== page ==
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Harrison County is a county on the eastern border of the state of Texas. Based on the 2010 census, its population was 65,631. The county
seat is Marshall. The county was created in 1839 and organized in 1842. It is named for Jonas Harrison, a lawyer and Texas revolutionary.
Harrison County comprises the Marshall, TX Micropolitan Statistical Area, which is also included in the Longview-Marshall, TX Combined Statistical Area. It is located in the Ark-La-Tex region.
Jonas Harrison, a lawyer and Texas revolutionary
County QuickFacts: CensusBureau Quick Facts
Settlement by United States citizens began in present-day Harrison County during the 1830s. In 1835, the Mexican
authorities granted a dozen land grants to immigrants from the United States. After the Texas Revolution, the Congress of the Texas Republic
established Harrison County in 1839, formed from Shelby County. Harrison County was named for Texas Revolutionary Jonas Harrison. The county
was organized in 1842.
The county's area was reduced in 1846, following the establishment of Panola and Upshur counties. Marshall was established in 1841, and became the county seat in 1842.
Handbook of Texas Online
Caddo Indians lived in the East Texas timberlands for centuries before the arrival of Spanish explorers in the sixteenth century. Agriculturalists with a highly developed culture, the Caddoes were no match for European weapons and diseases. Consequently, American settlers, who began to arrive in large numbers during the 1830s, had few Indian problems in the area that became Harrison County. The settlement of the area was well under way by the time of the Texas Revolution in 1836. A dozen Americans received land grants there from Mexican authorities in the fall of 1835. After the revolution the area filled up so rapidly that the Congress of the Republic of Texas officially established Harrison County in 1839. It was drawn from Shelby County, organized in 1842, and named for Texas revolutionary leader Jonas Harrison. Marshall, founded in 1841, became the county seat in 1842. The original county boundaries were reduced by the establishment of Panola and Upshur counties in 1846. Since then, with the exception of a small adjustment with Marion County during Reconstruction, they have remained unchanged. Harrison County was settled predominantly by natives of the southern United States who duplicated the slaveholding, cotton-plantation society they had known before moving to Texas. By 1850 the county had more slaves than any other in the state, a distinction that it maintained through the next decade. The census of 1860 enumerated 8,784 slaves (59 percent of the total population), 145 planters who owned at least twenty bondsmen, and a cotton crop of 21,440 bales. Harrison County was among the richest and most productive in antebellum Texas. More at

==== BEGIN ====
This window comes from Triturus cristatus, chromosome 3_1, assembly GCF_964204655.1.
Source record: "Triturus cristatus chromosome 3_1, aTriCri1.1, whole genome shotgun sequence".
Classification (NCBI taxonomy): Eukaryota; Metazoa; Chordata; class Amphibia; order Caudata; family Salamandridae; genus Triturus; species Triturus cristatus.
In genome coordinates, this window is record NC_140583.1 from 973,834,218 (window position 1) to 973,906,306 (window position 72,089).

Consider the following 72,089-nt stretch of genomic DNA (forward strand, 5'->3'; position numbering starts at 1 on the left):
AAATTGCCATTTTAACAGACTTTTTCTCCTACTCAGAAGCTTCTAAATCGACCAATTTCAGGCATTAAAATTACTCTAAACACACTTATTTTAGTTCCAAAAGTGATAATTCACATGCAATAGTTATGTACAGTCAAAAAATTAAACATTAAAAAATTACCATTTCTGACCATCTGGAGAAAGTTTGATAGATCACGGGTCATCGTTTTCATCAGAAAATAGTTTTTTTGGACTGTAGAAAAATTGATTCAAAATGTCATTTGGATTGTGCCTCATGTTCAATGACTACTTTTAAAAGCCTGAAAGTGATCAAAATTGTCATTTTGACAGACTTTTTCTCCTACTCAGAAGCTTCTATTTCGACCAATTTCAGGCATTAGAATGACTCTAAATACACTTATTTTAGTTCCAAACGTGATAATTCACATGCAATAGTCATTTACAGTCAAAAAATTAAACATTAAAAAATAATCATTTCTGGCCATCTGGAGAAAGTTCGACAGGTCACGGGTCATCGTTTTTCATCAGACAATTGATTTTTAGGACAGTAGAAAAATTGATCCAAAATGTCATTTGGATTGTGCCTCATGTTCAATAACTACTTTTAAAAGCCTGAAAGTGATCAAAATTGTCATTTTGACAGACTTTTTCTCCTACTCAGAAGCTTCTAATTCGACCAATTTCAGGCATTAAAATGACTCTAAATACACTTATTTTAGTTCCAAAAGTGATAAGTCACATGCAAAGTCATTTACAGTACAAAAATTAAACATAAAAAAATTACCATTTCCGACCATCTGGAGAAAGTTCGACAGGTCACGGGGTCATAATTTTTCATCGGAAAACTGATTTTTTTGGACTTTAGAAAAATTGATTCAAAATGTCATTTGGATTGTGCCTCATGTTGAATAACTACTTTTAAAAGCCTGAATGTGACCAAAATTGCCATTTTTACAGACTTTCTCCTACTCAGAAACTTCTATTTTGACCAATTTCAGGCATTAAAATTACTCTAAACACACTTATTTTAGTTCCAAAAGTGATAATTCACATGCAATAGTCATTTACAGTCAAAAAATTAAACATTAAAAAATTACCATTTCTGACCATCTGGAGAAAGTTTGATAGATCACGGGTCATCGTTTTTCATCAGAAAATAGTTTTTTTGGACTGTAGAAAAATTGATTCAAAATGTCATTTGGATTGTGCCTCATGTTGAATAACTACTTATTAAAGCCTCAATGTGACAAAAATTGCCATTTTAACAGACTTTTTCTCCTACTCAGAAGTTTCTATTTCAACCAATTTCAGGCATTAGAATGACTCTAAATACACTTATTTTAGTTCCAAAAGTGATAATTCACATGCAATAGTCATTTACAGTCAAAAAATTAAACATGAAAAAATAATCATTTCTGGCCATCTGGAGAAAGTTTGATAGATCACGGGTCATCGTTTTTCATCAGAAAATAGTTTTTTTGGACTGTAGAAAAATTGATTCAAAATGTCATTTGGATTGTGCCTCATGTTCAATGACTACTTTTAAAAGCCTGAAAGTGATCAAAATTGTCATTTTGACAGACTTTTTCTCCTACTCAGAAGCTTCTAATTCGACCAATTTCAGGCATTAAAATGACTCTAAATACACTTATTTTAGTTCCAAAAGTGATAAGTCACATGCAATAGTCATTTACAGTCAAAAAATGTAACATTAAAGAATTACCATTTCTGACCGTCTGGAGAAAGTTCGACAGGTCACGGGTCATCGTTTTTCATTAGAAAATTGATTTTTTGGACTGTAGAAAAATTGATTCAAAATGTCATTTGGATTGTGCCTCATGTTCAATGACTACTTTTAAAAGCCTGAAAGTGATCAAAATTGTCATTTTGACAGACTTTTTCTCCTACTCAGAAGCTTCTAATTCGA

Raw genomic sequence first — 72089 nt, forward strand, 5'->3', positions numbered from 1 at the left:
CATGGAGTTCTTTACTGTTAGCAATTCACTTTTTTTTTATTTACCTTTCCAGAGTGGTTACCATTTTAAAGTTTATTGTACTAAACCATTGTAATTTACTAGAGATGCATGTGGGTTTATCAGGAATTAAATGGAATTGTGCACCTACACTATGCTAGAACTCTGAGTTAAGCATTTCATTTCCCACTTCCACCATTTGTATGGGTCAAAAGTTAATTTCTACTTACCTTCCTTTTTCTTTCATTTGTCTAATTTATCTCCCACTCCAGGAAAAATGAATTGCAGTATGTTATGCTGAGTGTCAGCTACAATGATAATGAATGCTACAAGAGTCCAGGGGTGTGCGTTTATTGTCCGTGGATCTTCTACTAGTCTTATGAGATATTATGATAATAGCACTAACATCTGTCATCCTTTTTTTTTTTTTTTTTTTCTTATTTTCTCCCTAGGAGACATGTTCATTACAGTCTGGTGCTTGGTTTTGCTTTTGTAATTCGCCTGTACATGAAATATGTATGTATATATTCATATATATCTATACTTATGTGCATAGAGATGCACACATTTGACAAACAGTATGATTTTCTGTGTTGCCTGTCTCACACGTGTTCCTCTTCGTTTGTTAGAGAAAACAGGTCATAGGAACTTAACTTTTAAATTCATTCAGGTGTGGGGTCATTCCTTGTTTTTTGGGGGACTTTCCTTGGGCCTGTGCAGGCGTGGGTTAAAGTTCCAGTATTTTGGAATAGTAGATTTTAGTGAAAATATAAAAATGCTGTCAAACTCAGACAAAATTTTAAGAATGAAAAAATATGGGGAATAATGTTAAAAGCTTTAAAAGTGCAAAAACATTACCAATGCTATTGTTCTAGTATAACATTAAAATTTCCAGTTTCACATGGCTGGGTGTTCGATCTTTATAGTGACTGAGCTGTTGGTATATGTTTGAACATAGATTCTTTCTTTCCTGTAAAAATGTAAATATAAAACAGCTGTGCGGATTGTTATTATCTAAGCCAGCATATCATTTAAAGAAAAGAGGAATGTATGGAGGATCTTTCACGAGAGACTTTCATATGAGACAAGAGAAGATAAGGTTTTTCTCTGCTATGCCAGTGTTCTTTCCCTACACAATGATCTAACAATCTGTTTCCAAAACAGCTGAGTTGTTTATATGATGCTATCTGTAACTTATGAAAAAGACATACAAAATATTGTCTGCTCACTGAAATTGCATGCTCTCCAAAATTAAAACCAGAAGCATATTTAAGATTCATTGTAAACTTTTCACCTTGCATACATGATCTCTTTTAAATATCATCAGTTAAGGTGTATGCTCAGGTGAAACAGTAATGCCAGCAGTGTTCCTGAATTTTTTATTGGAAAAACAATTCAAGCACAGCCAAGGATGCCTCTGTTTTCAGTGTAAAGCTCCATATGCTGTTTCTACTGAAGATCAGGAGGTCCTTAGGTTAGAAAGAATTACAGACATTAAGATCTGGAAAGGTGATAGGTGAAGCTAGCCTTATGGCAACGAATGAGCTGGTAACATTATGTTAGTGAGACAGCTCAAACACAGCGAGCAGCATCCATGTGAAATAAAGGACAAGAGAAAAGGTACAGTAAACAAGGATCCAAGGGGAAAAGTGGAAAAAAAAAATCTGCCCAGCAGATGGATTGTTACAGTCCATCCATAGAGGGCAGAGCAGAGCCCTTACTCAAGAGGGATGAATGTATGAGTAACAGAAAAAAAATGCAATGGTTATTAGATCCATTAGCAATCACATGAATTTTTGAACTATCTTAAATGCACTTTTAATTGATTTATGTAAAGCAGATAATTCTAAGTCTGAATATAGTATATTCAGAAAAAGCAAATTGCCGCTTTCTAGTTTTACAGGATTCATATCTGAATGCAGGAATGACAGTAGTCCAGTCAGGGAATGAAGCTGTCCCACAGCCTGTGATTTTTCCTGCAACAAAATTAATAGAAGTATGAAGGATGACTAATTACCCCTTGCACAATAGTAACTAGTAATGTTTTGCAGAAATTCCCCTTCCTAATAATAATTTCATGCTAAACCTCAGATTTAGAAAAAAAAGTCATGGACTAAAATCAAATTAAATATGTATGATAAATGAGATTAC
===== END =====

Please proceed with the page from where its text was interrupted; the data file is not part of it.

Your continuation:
Randolph B. Campbell, "HARRISON COUNTY," Handbook of Texas Online (http://www.tshaonline.org/handbook/online/articles/hch08), accessed January 24, 2016. Uploaded on June 15, 2010. Modified on November 24, 2015. Published by the Texas State Historical Association.
As reported by the Census Bureau, the county has a total area of 915 square miles (2,370 km2), of which, 899 square miles (2,328 km2) of it is land and 16 square miles (42 km2) of it is water. The total area is 1.79% water.
Bordering counties are as follows:
The following school districts serve Harrison County:
Elysian Fields ISD (partly in Panola County)
Longview ISD (mostly in Gregg County)
New Diana ISD (mostly in Upshur County)
Ore City ISD (mostly in Upshur County, small portion in Marion County)